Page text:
Speeches

MATTERS OF PUBLIC IMPORTANCE; Income Tax

June 20, 2018

Mr HAYES (FowlerChief Opposition Whip) (15:47): It's got to be said that this government shows, time and time again, its genuine lack of respect for Australian workers. Coming to the table and talking about the jobs of aged-care workers shows that this government recognises a person's worth in this community by the size of their pay packet, not the value of the work they do within a community. But we should not be all that surprised. After all, this is the party of WorkChoices. This is the party that made it legal, for the first time in Australian history, to pay people below an award rate of pay. This is the party that went out of its way to show its disdain for Australian workers.

Only today, those opposite brought a superannuation bill before the House to give a 25-year amnesty to dodgy employers that have done the wrong thing by their workers by underpaying superannuation. Not only do they want to give them an amnesty so they can voluntarily come forward; they want to allow that to be a tax deduction—not a penalty but a tax deduction! That shows where they see worth in the community. And yesterday the Prime Minister showed his true colours. When asked about the difference in taxation benefits for a millionaire and an aged-care worker, his response was: 'They can be aspirational. They can get a better job.'

I don't know about you, but those of us who believe in community see day in, day out—and I imagine many on the other side would too—the value of workers in the aged community. They do an incredible job. We aspire to have our parents taken care of as they age and be treated kindly and with respect. We make a lot of demands on these aged-care workers, no question about it. Yet aged-care workers are very, very low-paid workers. My little brother is the secretary of the HSU, and I know aged care is a very big issue for them. I know that the cuts that this government has placed upon the aged-care sector are why wages are terribly restrained in that area. They get what this Prime Minister did yesterday—they made a statement about it, actually. They talked about how this Prime Minister has demeaned the work of aged-care workers—people who, as I've said, go out on our behalf looking after our friends and relatives, making sure they're treated with respect in their elder years and doing the things that most people probably wouldn't like to do. That's the way they treat the people who look after the aged and infirm in our community.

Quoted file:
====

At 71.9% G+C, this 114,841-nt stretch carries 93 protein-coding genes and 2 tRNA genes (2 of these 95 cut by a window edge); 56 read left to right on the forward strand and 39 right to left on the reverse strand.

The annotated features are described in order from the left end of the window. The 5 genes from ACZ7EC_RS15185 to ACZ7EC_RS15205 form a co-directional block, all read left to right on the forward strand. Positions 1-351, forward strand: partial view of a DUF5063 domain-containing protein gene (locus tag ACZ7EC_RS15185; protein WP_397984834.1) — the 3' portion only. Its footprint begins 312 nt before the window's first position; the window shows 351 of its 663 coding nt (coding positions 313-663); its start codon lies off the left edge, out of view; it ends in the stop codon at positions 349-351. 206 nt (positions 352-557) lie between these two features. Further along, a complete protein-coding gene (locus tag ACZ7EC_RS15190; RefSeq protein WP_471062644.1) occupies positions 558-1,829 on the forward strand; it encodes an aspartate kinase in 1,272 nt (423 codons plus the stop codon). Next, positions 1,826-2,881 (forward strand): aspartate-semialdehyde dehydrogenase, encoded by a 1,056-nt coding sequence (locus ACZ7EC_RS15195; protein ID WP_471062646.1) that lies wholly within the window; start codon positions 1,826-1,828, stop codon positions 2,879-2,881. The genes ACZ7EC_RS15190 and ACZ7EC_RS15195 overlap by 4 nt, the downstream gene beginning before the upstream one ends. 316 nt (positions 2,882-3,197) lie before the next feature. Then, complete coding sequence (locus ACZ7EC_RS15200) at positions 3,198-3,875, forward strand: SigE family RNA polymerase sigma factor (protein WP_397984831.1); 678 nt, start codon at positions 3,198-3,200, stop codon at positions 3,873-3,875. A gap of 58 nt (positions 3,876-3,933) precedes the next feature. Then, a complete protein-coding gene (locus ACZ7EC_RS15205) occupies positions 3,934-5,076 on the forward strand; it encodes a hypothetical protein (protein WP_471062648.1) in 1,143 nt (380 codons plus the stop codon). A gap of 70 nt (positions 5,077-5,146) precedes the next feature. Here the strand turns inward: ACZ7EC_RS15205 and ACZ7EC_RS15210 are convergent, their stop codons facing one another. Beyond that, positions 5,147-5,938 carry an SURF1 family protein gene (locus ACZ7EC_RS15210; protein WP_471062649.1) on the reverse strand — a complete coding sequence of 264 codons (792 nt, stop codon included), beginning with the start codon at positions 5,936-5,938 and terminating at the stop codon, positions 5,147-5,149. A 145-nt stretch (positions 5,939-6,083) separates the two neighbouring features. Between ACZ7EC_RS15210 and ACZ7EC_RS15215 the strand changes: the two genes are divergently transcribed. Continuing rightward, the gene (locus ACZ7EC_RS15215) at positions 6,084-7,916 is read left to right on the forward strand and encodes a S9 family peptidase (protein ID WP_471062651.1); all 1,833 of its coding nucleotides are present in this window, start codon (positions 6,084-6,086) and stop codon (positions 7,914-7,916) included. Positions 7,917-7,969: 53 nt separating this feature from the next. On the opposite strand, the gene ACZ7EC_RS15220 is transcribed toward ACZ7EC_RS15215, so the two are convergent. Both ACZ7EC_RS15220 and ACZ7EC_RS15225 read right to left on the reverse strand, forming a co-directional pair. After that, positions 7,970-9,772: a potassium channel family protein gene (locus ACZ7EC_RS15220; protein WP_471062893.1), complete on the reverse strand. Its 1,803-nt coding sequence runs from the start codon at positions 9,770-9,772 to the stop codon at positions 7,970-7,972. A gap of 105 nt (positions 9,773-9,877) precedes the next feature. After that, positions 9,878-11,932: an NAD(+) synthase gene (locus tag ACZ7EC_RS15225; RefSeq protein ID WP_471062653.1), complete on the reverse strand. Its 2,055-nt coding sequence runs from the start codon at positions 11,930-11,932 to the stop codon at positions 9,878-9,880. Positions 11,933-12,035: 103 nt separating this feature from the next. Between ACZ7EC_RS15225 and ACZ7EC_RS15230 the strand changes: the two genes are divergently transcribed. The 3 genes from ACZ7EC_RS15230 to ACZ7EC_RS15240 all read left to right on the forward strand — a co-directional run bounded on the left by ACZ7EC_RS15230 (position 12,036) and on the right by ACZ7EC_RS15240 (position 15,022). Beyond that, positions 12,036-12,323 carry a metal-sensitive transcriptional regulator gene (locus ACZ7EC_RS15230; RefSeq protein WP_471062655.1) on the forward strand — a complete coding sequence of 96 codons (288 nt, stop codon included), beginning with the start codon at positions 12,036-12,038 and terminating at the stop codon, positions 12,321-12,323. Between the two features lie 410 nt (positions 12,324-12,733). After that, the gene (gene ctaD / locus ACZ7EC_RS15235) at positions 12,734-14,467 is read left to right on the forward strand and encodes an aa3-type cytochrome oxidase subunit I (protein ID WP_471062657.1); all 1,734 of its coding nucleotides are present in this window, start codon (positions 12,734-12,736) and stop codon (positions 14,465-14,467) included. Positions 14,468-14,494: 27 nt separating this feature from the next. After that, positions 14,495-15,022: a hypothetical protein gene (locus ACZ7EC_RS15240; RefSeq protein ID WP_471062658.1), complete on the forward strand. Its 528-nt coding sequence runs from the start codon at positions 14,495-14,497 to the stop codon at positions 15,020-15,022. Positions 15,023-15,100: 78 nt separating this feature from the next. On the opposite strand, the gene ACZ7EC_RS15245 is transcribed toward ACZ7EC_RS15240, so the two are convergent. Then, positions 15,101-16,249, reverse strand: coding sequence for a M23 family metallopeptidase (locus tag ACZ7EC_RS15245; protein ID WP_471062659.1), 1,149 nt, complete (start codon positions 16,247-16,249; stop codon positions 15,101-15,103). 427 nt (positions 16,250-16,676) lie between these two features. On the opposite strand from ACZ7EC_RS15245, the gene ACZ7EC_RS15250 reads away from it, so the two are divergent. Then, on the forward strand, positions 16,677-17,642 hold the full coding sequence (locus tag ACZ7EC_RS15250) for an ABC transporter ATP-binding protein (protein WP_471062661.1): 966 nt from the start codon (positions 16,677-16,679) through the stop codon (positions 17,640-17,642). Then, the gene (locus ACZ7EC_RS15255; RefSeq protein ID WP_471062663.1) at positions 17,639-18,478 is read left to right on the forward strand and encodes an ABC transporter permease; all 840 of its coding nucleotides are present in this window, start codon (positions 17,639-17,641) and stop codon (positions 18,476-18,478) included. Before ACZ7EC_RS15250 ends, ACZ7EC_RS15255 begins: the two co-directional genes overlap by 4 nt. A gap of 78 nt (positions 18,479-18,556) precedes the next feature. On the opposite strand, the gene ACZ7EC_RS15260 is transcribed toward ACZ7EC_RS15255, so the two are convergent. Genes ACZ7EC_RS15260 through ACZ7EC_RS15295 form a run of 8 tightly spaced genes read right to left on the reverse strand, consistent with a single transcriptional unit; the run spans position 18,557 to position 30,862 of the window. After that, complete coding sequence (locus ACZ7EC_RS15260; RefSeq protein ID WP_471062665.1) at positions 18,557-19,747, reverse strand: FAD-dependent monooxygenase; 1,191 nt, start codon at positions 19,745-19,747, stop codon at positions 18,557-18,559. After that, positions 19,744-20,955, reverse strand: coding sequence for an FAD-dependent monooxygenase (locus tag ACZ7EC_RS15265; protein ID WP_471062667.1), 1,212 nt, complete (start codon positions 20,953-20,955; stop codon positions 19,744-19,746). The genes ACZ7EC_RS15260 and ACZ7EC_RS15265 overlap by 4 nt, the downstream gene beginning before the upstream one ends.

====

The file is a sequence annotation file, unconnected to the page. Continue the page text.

Talking about people who actually represent workers—Deputy Speaker Hogan, you will know from your time in this parliament how many times those opposite have given praise to worker representatives. Yes, trade union officials. Every day you will hear an attack being made on trade union officials and many of us on this side being linked to the trade union movement. I'm proud to say that I did grow up in the trade union movement. Hopefully in my time there I made a contribution towards looking after workers, their welfare and their families; I hope that I was able to achieve that. I think that's the aspiration of all people working in the trade union movement. Sorry, they actually have praised a trade union.

Mr Brian Mitchell: Have they?

Mr HAYES: They have: Kathy Jackson, the then National Secretary of the HSU. As a matter of fact, the Leader of the House and the then Prime Minister made it very clear that she was a hero of the working class; the person that other union leaders should aspire to be like. I'm not quite sure where she is at the moment, but probably still defending the criminal litigation that's been taken in terms of funds being taken from that organisation, the fact that member's didn't get the benefits that they were promised—a whole host of things. That's the hero they want to hold up and say, 'This is what the trade union movement should be about.' No wonder they bring legislation to support dodgy employers today. (Time expired)

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